Educating Downing St. on The Needs of UK Freelancers

Educating Downing St. on The Needs of UK Freelancers

Let’s kick off with some facts that I’m sure have been presented to the UK Government already:

  • There are 2 million freelancers in the UK (1.77m work freelance in their main job, c. ¼m work freelance as a second job)
  • Between 2008 and 2016, the number of freelancers in the UK increased by 43%.
  • Freelancers contribute £119 billion to the UK economy.

As if it needed highlighting, UK freelancers are an integral community within the UK workforce, yet increasingly feel under-supported by successive Governments. 

A week before the Autumn Budget 2017, I was invited to attend a trip to No.10 Downing Street, arranged by Enterprise Nation. The premise of the event was to meet with Jimmy Mcloughlin, the PM’s Business Policy Advisor to discuss (a) what the Government could do more to help small businesses and (b) what they’ve been doing well so far. (It was suggested that these sessions run better if we focus on the positive. Easier said than done, I can tell you.)

What’s Important to UK Freelancers

A week before my visit, I asked the members of Freelance Heroes what I should focus on during my brief visit, and you can download the complete unedited thread of responses here. I knew I wouldn’t be able to mention it all, so I’d planned to get 3 points across, at least:

  1. To help move money in the economy, create legislation that gets bigger businesses to pay on time and to agree to fairer payment terms with their smaller counterparts.
    1. For example, in Germany: “the period for payment of a purchase price or payment of work performed may not exceed 60 days. If the contracting entity is a public authority, the period may not even exceed 30 days.”
    2. Not only this, but there are stricter rules around late payment that strongly favour the supplier.
    3. The government should also not agree to work with companies that continuously flout the agreed payment terms they have with their suppliers.
  1. Abolish IR35.
    1. IR35 is unquestionably a poorly thought through piece of legislation that was not fit for purpose when first announced in the early 1990’s, is largely unenforceable, and is designed to address a problem that no longer exists.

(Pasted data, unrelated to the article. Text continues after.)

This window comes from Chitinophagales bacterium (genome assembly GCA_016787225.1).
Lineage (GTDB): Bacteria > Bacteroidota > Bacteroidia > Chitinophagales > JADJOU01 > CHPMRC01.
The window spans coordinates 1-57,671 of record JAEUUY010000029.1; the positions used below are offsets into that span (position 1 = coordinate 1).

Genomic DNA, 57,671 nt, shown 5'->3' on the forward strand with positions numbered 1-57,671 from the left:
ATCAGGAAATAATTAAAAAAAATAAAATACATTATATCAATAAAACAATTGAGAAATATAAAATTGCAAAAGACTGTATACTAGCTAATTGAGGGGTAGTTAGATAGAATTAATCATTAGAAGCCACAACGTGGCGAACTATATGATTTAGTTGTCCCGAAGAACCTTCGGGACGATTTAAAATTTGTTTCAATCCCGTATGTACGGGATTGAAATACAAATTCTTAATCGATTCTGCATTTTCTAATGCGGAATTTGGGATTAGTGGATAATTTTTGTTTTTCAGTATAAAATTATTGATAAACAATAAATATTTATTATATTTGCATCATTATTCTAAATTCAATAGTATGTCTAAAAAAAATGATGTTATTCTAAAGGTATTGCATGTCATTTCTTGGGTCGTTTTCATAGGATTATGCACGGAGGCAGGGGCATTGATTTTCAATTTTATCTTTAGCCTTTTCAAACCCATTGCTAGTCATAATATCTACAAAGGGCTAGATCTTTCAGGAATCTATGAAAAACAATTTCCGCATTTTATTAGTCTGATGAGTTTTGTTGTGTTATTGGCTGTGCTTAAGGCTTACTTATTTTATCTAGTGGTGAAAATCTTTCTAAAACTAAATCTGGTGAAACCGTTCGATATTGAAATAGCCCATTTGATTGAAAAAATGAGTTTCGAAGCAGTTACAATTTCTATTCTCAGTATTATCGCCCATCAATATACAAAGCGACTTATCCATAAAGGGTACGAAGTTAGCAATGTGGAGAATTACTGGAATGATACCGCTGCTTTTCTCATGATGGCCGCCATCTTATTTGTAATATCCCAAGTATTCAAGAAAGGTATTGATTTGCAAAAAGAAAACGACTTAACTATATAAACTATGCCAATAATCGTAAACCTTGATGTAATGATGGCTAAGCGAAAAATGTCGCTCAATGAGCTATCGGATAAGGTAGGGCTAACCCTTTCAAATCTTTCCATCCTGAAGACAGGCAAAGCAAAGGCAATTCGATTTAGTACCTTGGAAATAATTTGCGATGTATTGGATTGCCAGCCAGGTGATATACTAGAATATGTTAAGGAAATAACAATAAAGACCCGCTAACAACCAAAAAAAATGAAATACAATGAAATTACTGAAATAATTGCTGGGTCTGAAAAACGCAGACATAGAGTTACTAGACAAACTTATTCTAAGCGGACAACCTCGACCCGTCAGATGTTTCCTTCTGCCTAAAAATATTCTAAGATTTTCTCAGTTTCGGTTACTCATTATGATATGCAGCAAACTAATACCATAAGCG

1. There is support for those who are long-term unemployed to start their own business, but what about those who aren’t? Where is their support?

In the party visiting No.10 (other than Enterprise Nation themselves) were 19 other business owners, representing the manufacturing industry, exporting, professional services, and more.

I was there representing the many freelancers who don’t all start out on the back of a golden handshake from their previous employer, and are great at what they do – whether designers, consultants, artists, developers, trainers, PAs, or other.

My Opportunity to Influence Key Decision Makers

When walking through the door to No.10 itself, I couldn’t help but think of the many dignitaries, world leaders, and captains of industry that had trodden the same path. Although I’d be there for less than an hour, it was an honour to be invited into this remarkable building.

It’s only when you’re inside that you truly realise the vastness of the place, and just how many people work there. I lost count of the number of offices I could see and walked past. All electronic devices were taken from us when we arrived, and we were then led to the back of the building, past the Cabinet Room and up the stairs adorned with portraits of previous Prime Ministers.  The meeting itself took place around a long table (similar to the Cabinet table, you’d have seen in the media).